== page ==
You can visit the United States Citizenship and Immigration Services (USCIS) for more information, forms, and applications. 
USCIS M-1 Visa Questions and Answers. 


6. How do I maintain legal F-1 status? 

- Maintain a valid passport (at least 6 months into the future).
- Currently attend the school whose Form I-20 you last used to enter the U.S., or complete required transfer procedures.
- Be enrolled in a full-course of study during the academic year (12 credits or more per semester). 
- Comply with extension of program procedures BEFORE your current Form I-20 expires.
- Comply with procedures for changing from one degree level to another.
- Engage only in authorized employment. 


7. Can I work with an F-1 Visa?
F-1 students may not work off-campus during the first academic year, but may accept on-campus employment subject to certain conditions and restrictions. There are various programs available for F-1 students to seek off-campus employment after the first academic year.

USCIS requirements table: shows the types of documents that a foreign student in F-1 nonimmigrant status may be issued and could present to an employer for Form I-9 purposes.


8. What is OPT (Optional Practical Training)?
Optional Practical Training (OPT) is a period during which undergraduate and graduate students with F-1 status who have completed or have been pursuing their degrees for more than nine months are permitted by the USCIS to work towards getting practical training to complement their field of studies.

While there is some right to work under OPT while still in school (“pre-completion OPT”), the main use for OPT is the right to work for 12 months after completion of a degree (“post-completion OPT”). So as you near graduation, you can apply for OPT, which will permit you to work for any employer in the US (subject to all of the rules of OPT). You can apply for a new OPT period for each new degree level you complete - for instance, if you receive a Bachelor’s degree, you can apply for OPT and work for a year, go back to graduate school, then when you complete your Masters or PHD, you can apply for OPT again and work for another year (many students actually do this). However, you can only obtain one OPT per degree. For example, you can't apply to two OPTs with a Bachelors degree - even if it is a different Bachelors degree than the first time you applied for an OPT.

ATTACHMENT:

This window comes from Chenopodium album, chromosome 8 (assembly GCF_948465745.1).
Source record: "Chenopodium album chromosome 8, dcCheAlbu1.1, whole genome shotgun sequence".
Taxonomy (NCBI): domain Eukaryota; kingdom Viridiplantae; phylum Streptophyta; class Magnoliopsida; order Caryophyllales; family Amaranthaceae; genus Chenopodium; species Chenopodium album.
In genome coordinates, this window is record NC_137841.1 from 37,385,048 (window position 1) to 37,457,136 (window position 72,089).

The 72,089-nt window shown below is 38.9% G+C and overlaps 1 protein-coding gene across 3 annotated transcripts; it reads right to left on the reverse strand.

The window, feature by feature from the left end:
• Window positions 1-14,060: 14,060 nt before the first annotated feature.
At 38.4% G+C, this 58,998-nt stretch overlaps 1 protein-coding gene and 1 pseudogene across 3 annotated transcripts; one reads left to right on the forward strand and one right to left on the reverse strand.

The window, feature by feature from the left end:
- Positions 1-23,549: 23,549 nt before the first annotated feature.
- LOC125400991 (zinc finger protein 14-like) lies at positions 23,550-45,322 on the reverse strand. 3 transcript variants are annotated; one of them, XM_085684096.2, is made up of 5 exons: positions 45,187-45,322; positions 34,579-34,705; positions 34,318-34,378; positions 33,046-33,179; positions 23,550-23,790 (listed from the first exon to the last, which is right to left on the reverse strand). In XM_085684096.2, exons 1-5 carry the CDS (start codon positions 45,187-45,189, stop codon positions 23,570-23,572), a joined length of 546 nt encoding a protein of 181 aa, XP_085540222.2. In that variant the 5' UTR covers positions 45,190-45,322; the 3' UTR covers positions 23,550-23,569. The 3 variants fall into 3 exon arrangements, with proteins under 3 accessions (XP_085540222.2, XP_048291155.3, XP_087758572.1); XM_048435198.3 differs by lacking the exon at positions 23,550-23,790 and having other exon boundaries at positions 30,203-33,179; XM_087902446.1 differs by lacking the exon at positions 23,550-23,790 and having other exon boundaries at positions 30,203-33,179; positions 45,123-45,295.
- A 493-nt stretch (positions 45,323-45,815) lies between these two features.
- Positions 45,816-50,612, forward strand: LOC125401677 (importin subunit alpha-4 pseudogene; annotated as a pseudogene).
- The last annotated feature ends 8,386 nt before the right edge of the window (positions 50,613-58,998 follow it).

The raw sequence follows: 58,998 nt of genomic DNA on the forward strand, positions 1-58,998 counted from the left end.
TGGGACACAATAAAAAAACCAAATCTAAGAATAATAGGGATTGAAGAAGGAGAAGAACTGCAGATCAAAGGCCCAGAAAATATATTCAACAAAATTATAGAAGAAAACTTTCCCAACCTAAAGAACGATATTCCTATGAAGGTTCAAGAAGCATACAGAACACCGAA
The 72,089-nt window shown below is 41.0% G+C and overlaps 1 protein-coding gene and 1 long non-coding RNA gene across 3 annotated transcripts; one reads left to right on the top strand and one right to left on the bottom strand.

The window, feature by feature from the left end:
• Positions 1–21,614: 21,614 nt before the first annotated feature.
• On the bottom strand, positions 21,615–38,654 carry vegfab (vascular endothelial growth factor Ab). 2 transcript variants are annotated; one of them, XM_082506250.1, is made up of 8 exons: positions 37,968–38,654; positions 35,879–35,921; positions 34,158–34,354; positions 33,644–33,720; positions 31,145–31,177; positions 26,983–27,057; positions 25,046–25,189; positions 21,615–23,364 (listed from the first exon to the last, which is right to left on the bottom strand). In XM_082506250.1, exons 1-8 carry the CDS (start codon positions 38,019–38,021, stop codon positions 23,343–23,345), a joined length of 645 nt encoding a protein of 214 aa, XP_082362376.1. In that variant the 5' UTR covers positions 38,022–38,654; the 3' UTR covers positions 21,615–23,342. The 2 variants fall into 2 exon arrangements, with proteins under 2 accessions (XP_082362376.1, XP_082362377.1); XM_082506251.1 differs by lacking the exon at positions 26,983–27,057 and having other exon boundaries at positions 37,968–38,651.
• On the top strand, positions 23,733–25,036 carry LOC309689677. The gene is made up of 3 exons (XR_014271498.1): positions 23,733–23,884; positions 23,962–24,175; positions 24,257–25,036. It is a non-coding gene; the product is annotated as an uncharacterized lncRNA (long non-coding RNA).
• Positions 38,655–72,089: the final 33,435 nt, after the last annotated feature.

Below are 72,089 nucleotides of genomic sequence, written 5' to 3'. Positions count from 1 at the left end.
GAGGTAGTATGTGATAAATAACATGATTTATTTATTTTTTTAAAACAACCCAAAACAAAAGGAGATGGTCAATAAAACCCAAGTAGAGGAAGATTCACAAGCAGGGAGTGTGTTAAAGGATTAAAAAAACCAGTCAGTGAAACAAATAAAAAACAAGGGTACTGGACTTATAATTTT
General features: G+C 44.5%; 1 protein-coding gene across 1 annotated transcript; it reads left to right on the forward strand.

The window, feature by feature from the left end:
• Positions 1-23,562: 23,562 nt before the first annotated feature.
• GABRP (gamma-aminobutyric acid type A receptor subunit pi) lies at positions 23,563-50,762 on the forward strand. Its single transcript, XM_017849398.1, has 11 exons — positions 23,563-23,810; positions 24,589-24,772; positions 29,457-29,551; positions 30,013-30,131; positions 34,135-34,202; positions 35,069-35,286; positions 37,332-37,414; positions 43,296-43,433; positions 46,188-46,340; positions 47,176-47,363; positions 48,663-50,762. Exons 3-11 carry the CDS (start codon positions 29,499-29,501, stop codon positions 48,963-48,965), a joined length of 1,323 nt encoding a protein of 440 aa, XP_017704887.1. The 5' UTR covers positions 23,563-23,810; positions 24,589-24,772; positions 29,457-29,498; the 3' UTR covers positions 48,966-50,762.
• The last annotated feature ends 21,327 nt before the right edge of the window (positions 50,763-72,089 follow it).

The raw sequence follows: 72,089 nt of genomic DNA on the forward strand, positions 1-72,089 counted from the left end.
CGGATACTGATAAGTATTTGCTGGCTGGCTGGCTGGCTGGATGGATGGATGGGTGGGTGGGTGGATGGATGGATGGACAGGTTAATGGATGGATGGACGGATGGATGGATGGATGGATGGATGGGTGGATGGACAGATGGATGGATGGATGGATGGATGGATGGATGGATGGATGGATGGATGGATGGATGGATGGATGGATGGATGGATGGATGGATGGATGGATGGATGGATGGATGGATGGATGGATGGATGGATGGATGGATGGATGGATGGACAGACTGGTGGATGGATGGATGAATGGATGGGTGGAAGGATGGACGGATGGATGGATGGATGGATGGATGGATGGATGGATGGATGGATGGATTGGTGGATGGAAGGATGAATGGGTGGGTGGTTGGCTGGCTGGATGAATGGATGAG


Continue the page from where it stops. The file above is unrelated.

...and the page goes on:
USCIS OPT process and application


9. Are there any exceptions for OPT?
One twist to OPT is that students who have graduated from a US college or university with a specific degree in the STEM fields - science, technology, engineering and mathematics - can apply to extend their OPT for an additional 17 months, bringing their total post-graduation OPT available time up to 29 months.

The specific degrees that qualify for the extension are: 

- Actuarial Sciences
- Computer Science Applications
- Engineering
- Engineering Technologies
- Life Sciences
- Mathematics
- Military Technologies
- Physical Sciences

USCIS F-1 STEM OPT Extension 


10. What are the differences between a domestic (US citizen) application and an international application?
All undergraduate applicants use the same application, and submit the same admissions materials. There are three differences for international students:

1. An English language proficiency test may be required. It can be waived under certain circumstances. 
2. A certification of finances is required.
3. Transfer student applicants with international transfer credit (college or university credit completed after high school outside the United States) are required to submit a course-by-course evaluation of their coursework from foreign universities and official course descriptions.


To get information on your home institution's International Students Office and/or the process of a transcript evaluation please visit our International Students Supplemental Page

If you have any questions that are not addressed here please contact Iris Schauerman at ischauer@umd.edu